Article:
2018. June Box Description
Maruchan Hojun Koku Shoyu
If you’re tired of getting your ramen noodles all tangled up, then have no fear, Maruchan Hojun Koku Shoyu Ramen is here! Though they have a transparent and slightly sticky texture, these delicious morsels are just dying to be eaten in a stress-free fashion!
The noodles are made to easily detangle, so you’ll never have to fight back with a fork or chopsticks again! Combined with chicken and pork soup using rich, thickened soy sauce, this bowl is sure to please all ramen-lovers!
Meisei Sula Tanmen
Based on a popular and famous shop, Akasaka Jin Lin, this tasty cup of ramen goodness has non-fried noodles, strong, thick soup, and a taste reminiscent of authentic Chinese restaurants! Bringing together the best of both countries, this slightly sour dish is perfect for those longing for authentic Asian food!
Maruchan Umakoku Tonkotsu
If you’re in the mood for ramen noodles that aren’t as oily as usual, then Umakoku Tonkotsu Ramen is a good choice! The extremely fine and non-fried noodles are as crispy as they are delicious! The hard, thin, straight noodles pair with the pork bone soup in a refreshing way, and the soup has a nice garlic flavor with a dash of sesame oil. This light, filling ramen is perfect for those with refined tastes!
Sunaoshi Shio Ramen
Although this soup looks simple and plain, it actually packs quite a flavorful taste! The broth is light and clear, and delicious to drink! As one of the four traditional Japanese ramens, this authentic ramen clearly shows why it’s one of the most popular flavors in all of Japan. The best part is, you can add any additional toppings you want without worrying about overpowering the dish! Bon appétit!
Nomihosu Sebone Tonkotsu
Staying true to traditional pork bone ramen soups found commonly in Japan, Nomihosu Sebone Tonkotsu delivers a deep, rich taste with flavored vegetables, garlic, ginger, and pork.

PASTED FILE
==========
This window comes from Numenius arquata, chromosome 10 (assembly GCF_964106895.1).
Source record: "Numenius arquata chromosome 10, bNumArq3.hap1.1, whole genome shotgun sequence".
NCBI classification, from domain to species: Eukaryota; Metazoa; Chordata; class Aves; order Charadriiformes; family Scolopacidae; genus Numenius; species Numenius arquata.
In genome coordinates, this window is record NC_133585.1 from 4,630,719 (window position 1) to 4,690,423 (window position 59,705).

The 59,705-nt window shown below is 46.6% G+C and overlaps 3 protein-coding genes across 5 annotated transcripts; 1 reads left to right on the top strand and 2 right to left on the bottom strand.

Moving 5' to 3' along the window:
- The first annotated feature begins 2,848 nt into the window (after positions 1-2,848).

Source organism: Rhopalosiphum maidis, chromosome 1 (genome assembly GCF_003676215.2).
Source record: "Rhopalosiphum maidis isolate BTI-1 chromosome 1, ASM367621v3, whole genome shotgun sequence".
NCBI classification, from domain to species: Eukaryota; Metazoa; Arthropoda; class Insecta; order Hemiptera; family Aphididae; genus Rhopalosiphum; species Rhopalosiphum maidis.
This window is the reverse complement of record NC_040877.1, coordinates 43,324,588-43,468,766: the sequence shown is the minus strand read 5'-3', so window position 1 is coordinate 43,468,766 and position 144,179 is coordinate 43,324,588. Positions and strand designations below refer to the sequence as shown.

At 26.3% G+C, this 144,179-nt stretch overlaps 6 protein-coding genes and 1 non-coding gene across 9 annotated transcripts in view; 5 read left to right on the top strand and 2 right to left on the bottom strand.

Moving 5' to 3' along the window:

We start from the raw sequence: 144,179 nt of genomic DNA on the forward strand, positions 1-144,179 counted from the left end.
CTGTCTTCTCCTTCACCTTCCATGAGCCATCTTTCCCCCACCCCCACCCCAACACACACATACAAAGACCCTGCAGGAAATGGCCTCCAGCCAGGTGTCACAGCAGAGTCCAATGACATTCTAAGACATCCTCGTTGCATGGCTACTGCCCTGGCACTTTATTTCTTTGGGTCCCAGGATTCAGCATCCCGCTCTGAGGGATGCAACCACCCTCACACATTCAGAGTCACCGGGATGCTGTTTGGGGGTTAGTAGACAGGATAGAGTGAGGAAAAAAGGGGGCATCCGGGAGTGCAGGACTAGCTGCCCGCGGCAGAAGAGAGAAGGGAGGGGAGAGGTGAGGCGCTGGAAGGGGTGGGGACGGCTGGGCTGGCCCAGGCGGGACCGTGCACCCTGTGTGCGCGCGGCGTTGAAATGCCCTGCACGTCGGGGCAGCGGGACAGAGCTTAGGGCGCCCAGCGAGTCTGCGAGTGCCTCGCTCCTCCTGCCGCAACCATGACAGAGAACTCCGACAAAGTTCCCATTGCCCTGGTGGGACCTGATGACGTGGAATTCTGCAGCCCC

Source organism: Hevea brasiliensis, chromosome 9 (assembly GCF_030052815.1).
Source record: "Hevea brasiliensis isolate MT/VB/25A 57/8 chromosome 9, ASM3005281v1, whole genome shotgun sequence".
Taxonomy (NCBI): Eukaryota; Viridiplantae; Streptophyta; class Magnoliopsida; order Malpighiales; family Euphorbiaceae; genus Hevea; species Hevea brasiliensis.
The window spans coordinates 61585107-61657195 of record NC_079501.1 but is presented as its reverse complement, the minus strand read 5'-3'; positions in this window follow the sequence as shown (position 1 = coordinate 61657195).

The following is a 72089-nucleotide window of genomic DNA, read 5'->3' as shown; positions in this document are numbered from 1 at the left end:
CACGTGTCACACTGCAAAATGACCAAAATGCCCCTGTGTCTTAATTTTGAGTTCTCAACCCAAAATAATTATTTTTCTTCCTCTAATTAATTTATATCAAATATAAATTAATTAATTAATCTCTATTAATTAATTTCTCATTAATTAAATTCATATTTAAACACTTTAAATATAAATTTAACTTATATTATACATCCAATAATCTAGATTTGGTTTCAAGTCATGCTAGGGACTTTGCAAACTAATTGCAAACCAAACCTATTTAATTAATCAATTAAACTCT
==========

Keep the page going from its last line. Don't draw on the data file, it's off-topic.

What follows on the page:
This cup of ramen is so savory and satisfying that you’ll have a hard time not trying to eat it all in one gulp! As an added bonus, once you’ve finished eating all the noodles you can find in the cloudy soup, you can drink the broth!
Sunaoshi Shoyu Tonkotsu Ramen
Combining both soy sauce and pork bone broths into a deep, rich soup, Sunaoshi Shoyu Tonkotsu Ramen truly is the best of both worlds. The noodles match up perfectly to the strength of the broth, and every ingredient only adds to the amazing taste. It’s strongly recommended that you add chashu (roast pork) and vegetables of your choice to make the dish even more delicious!
Mukashinagara no Miso Ramen
Mukashinagara, which means traditional in Japanese, has done it again with this authentic tasting miso ramen! Using flour straight from Napa Takashi, the non-fried noodles are cut with round blades to provide an added layer of texture to the dish.
Utilizing both red and white miso and seafood flavors, it’s easy to miss the subtle soy sauce flavors embedded within. By adding corn, boiled eggs, and other traditional ramen toppings, you can enjoy the nostalgic taste of classic ramen.
Yakisoba, which translates to fried noodles, is a dish that’s similar to ramen but also quite different. As there is no soup base, these noodles are prepared using a different technique, so take care when reading directions! This product is loved by everyone in Japan; almost as much as ramen, in fact! Adding meat, vegetables, and – dare we say it – mayonnaise can enhance the taste, so don’t be afraid to add your own toppings!
Charumera Shio Ramen
Charumera is the top-selling series of instant noodles in Japan, and those living outside the country are dying to get their hands on it! This instant ramen has been made for over 50 years, proving that the tried and true methods still have merit. The soup is light and clear, the noodles are just the right size and shape, and every ingredient only helps to show the true flavors of this salt ramen.
Tabete Dashimen Kirishima Kurobuta
This ramen is made with black pork bone stock, which is said to give it an interesting taste when compared to other instant ramen soups. The bone produces a rich flavor, making the soup uniquely sweet. The noodles are made from Hokkaido flour, and take two days to age and dry to perfection. Since the noodles are very thin, it only takes 90 seconds to cook. Tonkotsu soup is usually very thick and creamy, but this soup is light and easy to drink.
Tabete Dashimen successfully captures what it’s like to have one of the most popular Instant Tonkotsu Ramen in Japan right in the comfort of your own home!